When Hurricane Rita made landfall it was the fourth-most intense Atlantic Hurricane ever recorded and the most intense tropical cyclone ever observed in the Gulf of Mexico. After Rita made landfall in southeast Texas and southwest Louisiana, the storm caused $11.3 billion in damage.
The following story is my personal account of the days right before Rita made landfall, lessons learned, the actual landfall and the following days.
Wednesday morning it looked like Rita might hit Houston so my ex wife brought my youngest kids ages 9 and 11 to Bridge City Texas where my parents live, from there they (my kids and parents, not exwife) were going to evacuate to Jasper – to my house. Wednesday noon my 16 year old calls me, ask me to drive to Houston to get him out, my ex did not ask him if he wanted to leave before she left with the youngest children. At this time there was a voluntary evacuation of parts of lower Houston, Galveston area. So I left Jasper, drove to Houston, really the Bay town area to get my son.
1st lesson, have a full tank of gas going in and a plan for getting out.
Going into Houston was easy, everyone was going north – I was one of the few idiots going south. I was on HWY 96 headed south through Lumberton. Traffic was backed up through the entire city of Lumberton – 3 miles or so and 4 red lights. At this point I knew I was not going to be able to get back on HWY 96 north. I got on the phone with my wife, asked her to get on the internet – map quest, yahoo maps anything, and call her friends to see if they knew a way out of Houston using the back roads – she had about 2 hours till I needed the information. Going through Beaumont where 69-96 joins I-10, traffic was backed up for miles. This confirmed what I already knew, I was not going to be able to get out via I-10. Got to baytown, the Texas Department of Safety (DPS) and Highway Department had closed the exit I needed to take in order to get into bay town, had to go down 2 more exits, then back track. Got my son, got out to I-10 in Houston heading East. Traffic was crawling, I mean crawling because of construction at the San Jacinto River. My wife was able to get directions for me using the back roads. Once I got out of the construction zone, got off I-10 it was smooth sailing. I was one of 3 trucks for about 20 minutes.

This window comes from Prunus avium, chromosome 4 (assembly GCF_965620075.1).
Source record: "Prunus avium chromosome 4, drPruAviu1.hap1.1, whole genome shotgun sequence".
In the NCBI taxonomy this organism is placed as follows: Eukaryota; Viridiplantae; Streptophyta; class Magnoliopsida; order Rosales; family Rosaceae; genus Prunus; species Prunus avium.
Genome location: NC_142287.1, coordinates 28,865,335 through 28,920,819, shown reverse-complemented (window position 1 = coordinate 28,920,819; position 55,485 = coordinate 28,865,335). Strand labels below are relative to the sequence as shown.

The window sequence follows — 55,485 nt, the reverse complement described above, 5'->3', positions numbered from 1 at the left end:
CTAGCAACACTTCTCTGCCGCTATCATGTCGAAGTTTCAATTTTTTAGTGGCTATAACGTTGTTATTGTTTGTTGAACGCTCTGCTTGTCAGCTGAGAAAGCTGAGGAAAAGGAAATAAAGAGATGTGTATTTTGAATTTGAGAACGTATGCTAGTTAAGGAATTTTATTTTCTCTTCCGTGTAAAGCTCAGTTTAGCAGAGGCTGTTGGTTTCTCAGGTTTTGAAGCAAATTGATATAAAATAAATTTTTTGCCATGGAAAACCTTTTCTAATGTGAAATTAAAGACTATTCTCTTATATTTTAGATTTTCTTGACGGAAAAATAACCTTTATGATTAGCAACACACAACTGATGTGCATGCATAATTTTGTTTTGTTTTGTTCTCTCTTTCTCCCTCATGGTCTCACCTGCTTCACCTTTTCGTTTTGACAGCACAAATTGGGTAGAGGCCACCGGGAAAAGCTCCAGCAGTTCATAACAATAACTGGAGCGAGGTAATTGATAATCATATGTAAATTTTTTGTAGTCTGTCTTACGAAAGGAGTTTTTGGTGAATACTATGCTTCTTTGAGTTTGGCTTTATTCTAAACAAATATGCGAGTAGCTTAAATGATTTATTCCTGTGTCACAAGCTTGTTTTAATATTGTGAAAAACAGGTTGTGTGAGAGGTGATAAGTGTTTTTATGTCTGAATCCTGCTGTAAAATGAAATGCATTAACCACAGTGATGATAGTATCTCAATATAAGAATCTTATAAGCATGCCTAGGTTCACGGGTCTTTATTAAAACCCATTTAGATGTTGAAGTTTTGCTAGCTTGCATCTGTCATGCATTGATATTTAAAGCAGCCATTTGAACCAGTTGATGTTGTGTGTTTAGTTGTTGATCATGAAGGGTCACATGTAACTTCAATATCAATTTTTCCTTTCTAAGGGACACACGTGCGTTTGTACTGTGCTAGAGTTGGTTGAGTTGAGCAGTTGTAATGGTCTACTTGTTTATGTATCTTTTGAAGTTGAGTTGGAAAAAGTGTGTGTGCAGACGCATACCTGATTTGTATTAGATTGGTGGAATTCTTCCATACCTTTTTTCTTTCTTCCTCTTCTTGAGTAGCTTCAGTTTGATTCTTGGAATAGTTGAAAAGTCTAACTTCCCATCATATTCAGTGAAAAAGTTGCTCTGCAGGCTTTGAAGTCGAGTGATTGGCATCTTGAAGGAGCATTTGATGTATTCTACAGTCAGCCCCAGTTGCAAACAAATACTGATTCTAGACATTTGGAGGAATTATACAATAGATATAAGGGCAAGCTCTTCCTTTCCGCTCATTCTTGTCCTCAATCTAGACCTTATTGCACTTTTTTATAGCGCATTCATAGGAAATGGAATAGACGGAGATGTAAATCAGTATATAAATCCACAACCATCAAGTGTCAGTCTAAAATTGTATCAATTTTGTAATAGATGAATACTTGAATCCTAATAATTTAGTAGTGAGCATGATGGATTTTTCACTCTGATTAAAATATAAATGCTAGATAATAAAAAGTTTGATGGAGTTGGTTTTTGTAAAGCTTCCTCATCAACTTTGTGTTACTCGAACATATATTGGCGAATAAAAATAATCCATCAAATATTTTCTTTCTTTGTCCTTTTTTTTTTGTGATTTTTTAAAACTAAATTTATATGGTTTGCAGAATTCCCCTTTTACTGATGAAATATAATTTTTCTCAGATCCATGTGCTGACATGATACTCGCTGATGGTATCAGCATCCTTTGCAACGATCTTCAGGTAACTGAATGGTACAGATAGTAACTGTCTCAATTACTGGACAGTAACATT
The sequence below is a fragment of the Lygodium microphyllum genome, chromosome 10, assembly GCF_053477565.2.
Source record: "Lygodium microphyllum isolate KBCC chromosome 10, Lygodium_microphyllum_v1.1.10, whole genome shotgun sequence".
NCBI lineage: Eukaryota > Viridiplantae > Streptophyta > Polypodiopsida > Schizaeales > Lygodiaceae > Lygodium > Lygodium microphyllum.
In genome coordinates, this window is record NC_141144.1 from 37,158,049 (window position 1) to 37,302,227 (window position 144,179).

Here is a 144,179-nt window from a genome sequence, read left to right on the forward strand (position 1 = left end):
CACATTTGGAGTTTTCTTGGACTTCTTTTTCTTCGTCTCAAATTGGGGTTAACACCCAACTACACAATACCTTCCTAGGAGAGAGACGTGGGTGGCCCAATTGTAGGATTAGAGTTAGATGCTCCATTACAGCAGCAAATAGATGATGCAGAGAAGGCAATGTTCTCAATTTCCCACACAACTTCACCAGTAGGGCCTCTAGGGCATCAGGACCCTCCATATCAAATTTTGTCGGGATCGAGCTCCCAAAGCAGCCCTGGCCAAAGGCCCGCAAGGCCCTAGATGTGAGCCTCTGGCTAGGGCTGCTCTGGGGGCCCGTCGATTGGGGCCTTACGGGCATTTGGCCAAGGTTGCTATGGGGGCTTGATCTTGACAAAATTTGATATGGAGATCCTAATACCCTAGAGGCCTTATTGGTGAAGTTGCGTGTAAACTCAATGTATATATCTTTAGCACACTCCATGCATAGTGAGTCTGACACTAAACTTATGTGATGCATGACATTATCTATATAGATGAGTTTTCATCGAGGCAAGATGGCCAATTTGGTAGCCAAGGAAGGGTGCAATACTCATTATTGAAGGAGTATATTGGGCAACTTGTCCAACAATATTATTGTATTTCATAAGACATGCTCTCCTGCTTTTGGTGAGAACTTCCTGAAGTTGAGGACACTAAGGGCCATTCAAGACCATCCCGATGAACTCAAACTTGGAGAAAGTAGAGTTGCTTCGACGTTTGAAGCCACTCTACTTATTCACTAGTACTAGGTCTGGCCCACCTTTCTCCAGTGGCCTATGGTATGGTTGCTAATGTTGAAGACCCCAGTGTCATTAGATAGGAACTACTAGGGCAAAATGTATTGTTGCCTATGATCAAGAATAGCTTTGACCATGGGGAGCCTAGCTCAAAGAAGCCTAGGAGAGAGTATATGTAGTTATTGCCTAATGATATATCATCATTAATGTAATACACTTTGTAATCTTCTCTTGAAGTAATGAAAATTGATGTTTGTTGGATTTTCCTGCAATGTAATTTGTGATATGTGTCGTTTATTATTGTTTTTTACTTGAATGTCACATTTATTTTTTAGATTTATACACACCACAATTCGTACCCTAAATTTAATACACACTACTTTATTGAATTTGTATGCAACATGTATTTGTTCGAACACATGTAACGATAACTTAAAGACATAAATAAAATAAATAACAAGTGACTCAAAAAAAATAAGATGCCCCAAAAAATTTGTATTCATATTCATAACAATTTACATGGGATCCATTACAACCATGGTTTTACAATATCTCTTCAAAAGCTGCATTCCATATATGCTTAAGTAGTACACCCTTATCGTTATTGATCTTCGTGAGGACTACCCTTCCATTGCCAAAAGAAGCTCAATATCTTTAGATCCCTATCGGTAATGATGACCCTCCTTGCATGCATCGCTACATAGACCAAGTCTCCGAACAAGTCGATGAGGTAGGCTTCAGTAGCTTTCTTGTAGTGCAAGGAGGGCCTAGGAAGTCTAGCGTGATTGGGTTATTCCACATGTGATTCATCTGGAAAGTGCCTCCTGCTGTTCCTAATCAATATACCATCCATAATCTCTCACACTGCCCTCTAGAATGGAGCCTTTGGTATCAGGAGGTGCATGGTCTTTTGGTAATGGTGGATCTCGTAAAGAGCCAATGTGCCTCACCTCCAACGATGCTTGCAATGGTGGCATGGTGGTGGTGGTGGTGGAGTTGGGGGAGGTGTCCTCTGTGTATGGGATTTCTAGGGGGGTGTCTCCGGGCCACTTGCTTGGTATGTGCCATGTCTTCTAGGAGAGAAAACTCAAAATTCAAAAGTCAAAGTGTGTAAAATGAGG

2nd lesson, KNOW the back roads – this will be very important later in the story.
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